“I’m going to reframe that and challenge my non-blacks who want to look forward to June 10 and celebrate,” Brown said. “It is completely your history. It is entirely part of your experience. … Isn’t this all our history? The good, the bad, the ugly, the story of liberation and freedom for your Black brothers and sisters under the Constitution of the Law.”

If you want to bring some authenticity to your recognition of Juneteenth, educate yourself. Attending a street festival or sponsoring a Black-owned business is a good start, but it’s also great to “make your mind better,” says Anderson.

“That lasted more than a celebration,” Anderson said. “I think Blacks need to do that too because it’s new to us, in America, too. But for non-Black people, if they can read about this subject and read about the history of Blacks beyond Martin Luther King and Rosa Parks, it will show me that you are really serious about this. development in this area.”

If you’re struggling with how to mark a day “ethically,” Brown also suggests expanding your knowledge of why the holiday is so important. That could be through reading a book, attending an event, or going to an African American history museum if it’s nearby.

“Have the full human experience of seeing yourself in and through the eyes of others, even if it’s not your own life experience,” she says. “It’s a wonderfully radical human act and should be encouraged and celebrated.”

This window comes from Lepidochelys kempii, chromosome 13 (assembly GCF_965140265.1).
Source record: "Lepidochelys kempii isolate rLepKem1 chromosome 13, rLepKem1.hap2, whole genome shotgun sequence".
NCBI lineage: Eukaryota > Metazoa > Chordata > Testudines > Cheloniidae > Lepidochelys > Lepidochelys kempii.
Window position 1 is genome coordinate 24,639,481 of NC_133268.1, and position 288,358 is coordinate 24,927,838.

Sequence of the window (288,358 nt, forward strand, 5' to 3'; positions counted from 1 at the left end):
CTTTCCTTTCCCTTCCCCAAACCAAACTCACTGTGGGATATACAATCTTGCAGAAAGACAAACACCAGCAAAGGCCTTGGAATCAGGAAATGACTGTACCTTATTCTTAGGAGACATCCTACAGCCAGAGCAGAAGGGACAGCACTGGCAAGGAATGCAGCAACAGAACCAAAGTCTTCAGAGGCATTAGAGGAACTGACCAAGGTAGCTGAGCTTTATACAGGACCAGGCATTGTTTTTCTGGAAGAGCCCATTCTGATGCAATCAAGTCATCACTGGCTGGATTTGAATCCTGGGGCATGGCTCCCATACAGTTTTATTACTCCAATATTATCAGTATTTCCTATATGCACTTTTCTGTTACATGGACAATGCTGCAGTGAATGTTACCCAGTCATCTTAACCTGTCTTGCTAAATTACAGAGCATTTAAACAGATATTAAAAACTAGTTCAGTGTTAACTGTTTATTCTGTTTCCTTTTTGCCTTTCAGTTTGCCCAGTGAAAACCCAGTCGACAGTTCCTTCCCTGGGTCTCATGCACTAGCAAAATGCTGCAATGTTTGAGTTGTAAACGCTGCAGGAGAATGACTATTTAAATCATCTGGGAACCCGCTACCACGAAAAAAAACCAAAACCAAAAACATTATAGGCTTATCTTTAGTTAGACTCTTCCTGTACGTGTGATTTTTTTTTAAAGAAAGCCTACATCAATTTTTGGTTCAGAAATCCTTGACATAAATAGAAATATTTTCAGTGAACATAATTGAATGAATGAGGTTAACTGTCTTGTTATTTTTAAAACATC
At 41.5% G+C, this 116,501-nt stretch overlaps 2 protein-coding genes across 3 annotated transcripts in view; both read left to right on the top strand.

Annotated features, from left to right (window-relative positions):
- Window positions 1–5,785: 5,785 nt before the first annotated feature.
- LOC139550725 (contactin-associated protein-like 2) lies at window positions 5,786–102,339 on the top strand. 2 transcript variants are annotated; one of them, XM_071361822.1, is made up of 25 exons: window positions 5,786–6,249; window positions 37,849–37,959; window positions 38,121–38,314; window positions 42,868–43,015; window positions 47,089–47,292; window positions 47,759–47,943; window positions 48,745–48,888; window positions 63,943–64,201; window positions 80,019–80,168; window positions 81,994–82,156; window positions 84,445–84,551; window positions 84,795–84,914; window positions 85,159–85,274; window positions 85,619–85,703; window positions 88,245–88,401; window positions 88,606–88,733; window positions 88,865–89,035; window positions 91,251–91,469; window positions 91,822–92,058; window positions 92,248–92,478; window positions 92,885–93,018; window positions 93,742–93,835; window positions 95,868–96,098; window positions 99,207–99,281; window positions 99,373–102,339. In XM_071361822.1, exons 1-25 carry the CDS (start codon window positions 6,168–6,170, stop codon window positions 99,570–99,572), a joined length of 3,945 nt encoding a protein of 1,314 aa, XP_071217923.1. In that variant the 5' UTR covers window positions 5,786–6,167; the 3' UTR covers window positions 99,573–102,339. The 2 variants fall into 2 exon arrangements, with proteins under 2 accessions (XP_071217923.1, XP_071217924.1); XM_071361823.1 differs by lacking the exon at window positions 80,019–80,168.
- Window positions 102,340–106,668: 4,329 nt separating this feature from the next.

For decades, Juneteenth has also been known as Freedom Day, Liberation Day, Black Fourth of July, and Second Independence Day among others.

Brown said: “Because it’s 1776, July 4th, where we celebrate liberty and liberties and all that, not including my descendants. “Black people in America are still enslaved. So that holiday always comes with a bit of a bittersweet twist.


Comedian Freeman said: “Happy June 10” or “Happy Teenagers” is normal.

“You know how at Christmas people would say ‘Merry Christmas’ to each other and not even know each other? You can get a ‘Merry Christmas’ from everyone. This is the same way,” says Freeman.

Regardless of your race, you’ll “definitely” get a smile if you utter either greeting, he said.

“I believe a non-Black person celebrates June 1st…this is the only time they have a say, get involved.”

Edmuns DeMars

Edmund DeMarche is a USTimesPost U.S. News Reporter based in London. His focus is on U.S. politics and the environment. He has covered climate change extensively, as well as healthcare and crime. Edmund DeMarche joined USTimesPost in 2023 from the Daily Express and previously worked for Chemist and Druggist and the Jewish Chronicle. He is a graduate of Cambridge University. Languages: English. You can get in touch with me by emailing edmund@ustimespost.com.